The Problem With Experts Indeed

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Interesting take over on RealHDAudio taking shots at a music producer.

I read and replied to his post but it’s not publishing over there, so here is:


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Timing, timbre, and room sound.
Timing, timbre, and room sound.
Timing, timbre, and room sound.

These are things that you can’t scope or measure or chart. These are the basic building blocks of music.

This is why record producers, mastering engineers, and artists with a good ear are the experts here.

They are the only ones who understand mixed music. Not test tones. Not frequencies alone and isolated. Every bit of music is a complex stew of multiple tones, some heard, some hinted, some masked, some over/under ringing.

If the people in the studio that did the session say the 16/44 version sounds the best, then it does. If they prefer the 24/88 or 24/192 versions, they are the best. Creators privilege. Only they heard it as it was being made, aka what it originally came from. (They can all be different mixes of the song too, they don’t have to tell us that.)

The rest of us just take it for granted and enjoy it. Unless you are making the mix, or making the original sound being mixed, you are a secondary expert.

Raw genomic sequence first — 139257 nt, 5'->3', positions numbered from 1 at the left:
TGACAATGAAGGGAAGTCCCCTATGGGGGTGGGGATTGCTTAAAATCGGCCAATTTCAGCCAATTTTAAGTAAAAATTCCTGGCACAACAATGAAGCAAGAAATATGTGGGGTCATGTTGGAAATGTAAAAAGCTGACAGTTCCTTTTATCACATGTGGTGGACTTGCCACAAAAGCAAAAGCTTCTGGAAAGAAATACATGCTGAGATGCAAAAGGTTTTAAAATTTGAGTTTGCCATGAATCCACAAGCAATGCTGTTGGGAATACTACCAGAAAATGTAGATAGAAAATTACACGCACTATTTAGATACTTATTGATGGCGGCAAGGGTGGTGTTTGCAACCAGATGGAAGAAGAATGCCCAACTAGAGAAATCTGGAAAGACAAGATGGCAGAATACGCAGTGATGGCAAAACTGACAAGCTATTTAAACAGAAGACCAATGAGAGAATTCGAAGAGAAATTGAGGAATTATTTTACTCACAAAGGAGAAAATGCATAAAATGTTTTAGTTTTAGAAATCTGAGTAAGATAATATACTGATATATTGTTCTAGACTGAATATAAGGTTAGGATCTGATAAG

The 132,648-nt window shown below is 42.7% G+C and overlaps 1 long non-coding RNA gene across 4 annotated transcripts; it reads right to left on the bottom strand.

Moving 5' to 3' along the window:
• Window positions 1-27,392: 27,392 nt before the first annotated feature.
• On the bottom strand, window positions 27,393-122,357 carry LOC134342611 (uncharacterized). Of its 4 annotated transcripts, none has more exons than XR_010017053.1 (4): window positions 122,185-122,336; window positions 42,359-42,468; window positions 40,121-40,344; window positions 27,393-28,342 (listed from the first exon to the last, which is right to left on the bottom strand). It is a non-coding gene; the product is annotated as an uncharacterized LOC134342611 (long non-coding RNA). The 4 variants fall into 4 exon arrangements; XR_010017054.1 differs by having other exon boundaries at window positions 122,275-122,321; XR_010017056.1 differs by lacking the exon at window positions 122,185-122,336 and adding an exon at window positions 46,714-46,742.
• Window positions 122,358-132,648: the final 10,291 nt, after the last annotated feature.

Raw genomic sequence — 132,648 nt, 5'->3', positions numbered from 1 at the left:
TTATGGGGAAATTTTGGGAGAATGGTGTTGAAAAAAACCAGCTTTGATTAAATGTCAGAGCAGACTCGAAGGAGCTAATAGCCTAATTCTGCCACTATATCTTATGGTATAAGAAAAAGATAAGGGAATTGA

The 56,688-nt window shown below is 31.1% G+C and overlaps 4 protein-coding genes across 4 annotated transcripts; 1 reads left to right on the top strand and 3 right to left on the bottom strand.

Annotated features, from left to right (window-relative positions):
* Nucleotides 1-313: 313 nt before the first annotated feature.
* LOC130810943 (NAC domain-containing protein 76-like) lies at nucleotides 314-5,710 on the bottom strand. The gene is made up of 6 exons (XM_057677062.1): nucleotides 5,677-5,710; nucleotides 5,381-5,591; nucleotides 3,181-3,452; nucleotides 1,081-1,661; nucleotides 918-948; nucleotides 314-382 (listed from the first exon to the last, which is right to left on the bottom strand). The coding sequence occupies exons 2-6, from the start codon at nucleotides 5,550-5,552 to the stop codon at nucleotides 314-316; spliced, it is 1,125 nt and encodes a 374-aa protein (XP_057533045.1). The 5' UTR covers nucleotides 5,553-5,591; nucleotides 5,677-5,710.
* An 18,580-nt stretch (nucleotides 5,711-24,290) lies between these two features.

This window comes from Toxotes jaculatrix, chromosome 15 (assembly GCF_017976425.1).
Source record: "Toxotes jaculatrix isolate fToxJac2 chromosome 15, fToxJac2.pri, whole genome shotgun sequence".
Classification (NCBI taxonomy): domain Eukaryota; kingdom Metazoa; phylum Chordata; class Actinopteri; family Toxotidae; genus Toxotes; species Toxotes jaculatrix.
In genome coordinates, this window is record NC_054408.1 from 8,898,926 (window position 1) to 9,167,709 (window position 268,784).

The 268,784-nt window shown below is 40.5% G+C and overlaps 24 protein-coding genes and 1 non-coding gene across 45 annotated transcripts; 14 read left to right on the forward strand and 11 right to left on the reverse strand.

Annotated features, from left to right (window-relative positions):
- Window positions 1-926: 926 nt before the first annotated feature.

Mixed music is a tremendously complex collection of tones, all affecting each other, all containing critical timing, timbre, and layers upon layers of complex sound.

That’s why it’s so powerful. The power of music is ignored in these scientific discussions. If the 16/44 version moves you emotionally, that’s good. If the 24bit version does it more so, it’s a better version. Whichever packs the most in it is the best.


Even for sparse music, acoustic music, whatever…. more data = more sound = more vibration = more enjoyment. It’s simple.

I do think there’s a limit though. I hear some advantage at 24/192 on very good rigs but it does not make 24/88 or 24/92 sound degraded.

The pointless 16/44 is the degradation that we need to remove.


 

Too many people these days try to hear with their eyes and understand with their computer screens.

 

Which is music?

This:

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Strawberry Fields Forever, by The Beatles

 

or the audio track in this?

 

Free Upgrades For Life

Funny how reality got in the way of the Pono bashing and Neil Young hating that was all over the internet in 2013-2014.